The plaintiffs seeking to end abuses at the Lincoln Hills and Copper Lake juvenile state prisons was a far stronger preliminary injunction to accomplish their goal than state defendants will agree to, according to federal court records.
The two sides disagree on solitary confinement / restrictive housing reforms, some pepper spray reforms, and the scope of the order. They do agree, however, that the use of tethering, or handcuffing a youth's wrists to a belt around the waist, should be eliminated.
A draft preliminary injunction was filed Friday by the lawyers in the case. The document listed areas of agreement and disagreement. U.S. District Judge James D. Peterson will ultimately decide which provisions to accept or reject.
The plaintiffs, present and former inmates at the facilities, are represented by the American Civil Liberties Union of Wisconsin and the Juvenile Law Center, with pro-bono assistance from Quarles & Brady. Defendants include Lincoln Hills, Copper Lake, and Department of Corrections officials, including Secretary Jon Litscher.
Below are some of the key provisions in the draft document. The entire document is at the bottom of this post.
Areas of agreement
(Lincoln Hills School) and (Copper Lake School) should not place youth in solitary / restrictive housing for non-violent or minor infractions.
School staffs should not confine youth in pre-hearing restrictive housing unless the youth presents an immediate and substantial risk of great bodily harm to self or others. all:
All use of restrictive housing / solitary should be justified in writing.
Youth should receive rehabilitative programming.
Tethering should be eliminated; handcuffing should be minimized.
Areas of disagreement
Youths with mental illness
Plaintiffs: LHS/CLS should stop locking youth with mental health diagnoses in restrictive housing. If a youth with a mental illness becomes violent, the school should consider alternative placements.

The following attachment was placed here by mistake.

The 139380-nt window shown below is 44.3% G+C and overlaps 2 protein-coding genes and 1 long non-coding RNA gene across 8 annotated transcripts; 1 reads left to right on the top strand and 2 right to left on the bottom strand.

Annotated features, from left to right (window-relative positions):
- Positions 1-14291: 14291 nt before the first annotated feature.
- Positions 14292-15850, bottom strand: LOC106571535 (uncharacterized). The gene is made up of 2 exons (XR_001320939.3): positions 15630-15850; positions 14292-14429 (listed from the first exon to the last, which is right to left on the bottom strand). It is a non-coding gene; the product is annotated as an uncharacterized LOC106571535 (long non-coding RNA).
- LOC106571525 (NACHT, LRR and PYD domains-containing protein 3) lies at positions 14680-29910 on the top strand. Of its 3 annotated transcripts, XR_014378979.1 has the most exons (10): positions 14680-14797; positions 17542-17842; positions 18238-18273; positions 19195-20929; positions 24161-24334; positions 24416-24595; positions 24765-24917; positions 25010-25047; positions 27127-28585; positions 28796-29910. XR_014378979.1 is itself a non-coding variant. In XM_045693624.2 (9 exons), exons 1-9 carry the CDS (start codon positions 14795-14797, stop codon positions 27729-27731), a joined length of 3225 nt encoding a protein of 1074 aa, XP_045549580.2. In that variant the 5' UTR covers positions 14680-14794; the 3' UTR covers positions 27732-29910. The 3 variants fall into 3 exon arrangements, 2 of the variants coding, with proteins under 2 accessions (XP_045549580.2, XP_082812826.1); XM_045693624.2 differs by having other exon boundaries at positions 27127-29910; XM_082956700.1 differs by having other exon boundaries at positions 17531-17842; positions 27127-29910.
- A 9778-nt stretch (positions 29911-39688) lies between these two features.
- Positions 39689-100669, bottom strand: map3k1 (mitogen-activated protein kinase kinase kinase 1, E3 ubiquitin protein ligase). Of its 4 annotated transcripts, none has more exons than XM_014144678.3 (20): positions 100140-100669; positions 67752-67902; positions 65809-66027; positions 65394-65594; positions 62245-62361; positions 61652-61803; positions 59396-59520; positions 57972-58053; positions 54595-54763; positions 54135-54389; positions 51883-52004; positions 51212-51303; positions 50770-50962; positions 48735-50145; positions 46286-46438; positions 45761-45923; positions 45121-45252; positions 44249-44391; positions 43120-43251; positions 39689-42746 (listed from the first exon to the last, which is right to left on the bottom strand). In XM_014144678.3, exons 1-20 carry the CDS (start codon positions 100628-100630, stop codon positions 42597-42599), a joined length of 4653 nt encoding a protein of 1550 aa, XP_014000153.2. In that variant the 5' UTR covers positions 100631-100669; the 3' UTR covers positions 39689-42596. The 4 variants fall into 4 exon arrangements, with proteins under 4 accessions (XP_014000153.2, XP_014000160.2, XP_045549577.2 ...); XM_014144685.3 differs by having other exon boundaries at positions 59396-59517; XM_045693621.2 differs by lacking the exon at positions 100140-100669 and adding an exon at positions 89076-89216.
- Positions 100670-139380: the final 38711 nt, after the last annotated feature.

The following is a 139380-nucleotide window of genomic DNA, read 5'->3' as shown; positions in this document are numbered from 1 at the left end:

Defendants: The schools can continue to use solitary / restrictive housing for youths with mental illness, but those placements should be reviewed by psychological service unit (PSU). (The unit already has come under sharp criticism.)
Plaintiffs: The time a youth is held in pre-hearing restrictive housing should be limited to 24 hours.
Defendants: Pre-hearing restrictive housing should be limited to three business days.
Punitive solitary / restrictive housing
Plaintiffs: Punitive use of restrictive housing should be limited to three days, with a monthly aggregated limit of four days.
Defendants: Punitive use of restrictive housing should be limited to seven days, with no monthly limit.
Plaintiffs: Youth must be out of their cells for at least eight hours per day, including at least six hours of structured activities, including on non-school days.
Defendants: Youths should be out of their cells a minimum of two hours per day, absent an immediate and substantial threat of harm or a youth's refusal to come out of his or her room.
Plaintiffs: Except in emergencies, medical and mental health staff, if on site, must be present when chemical agents are used against youths. If medical and mental health staff are not on site, they should be consulted as soon as practicable.
Defendants: Do not agree that medical and mental health staff need to be present, but do agree they should be consulted as soon as practicable.
Plaintiffs: The schools should implement a positive behavior program management program within three months.
New staff should be trained in de-escalation techniques.
The schools should establish training protocols to ensure staff is trained in adolescent development, background characteristics of youth, signs of mental illness, dealing with youth with post-traumatic youth, and working with youth with mental illness.
Defendants: Establishing such a programs and training is not necessary to the terms of the injunction.
Gretchen Schuldt is executive director of the Wisconsin Justice Initiative.
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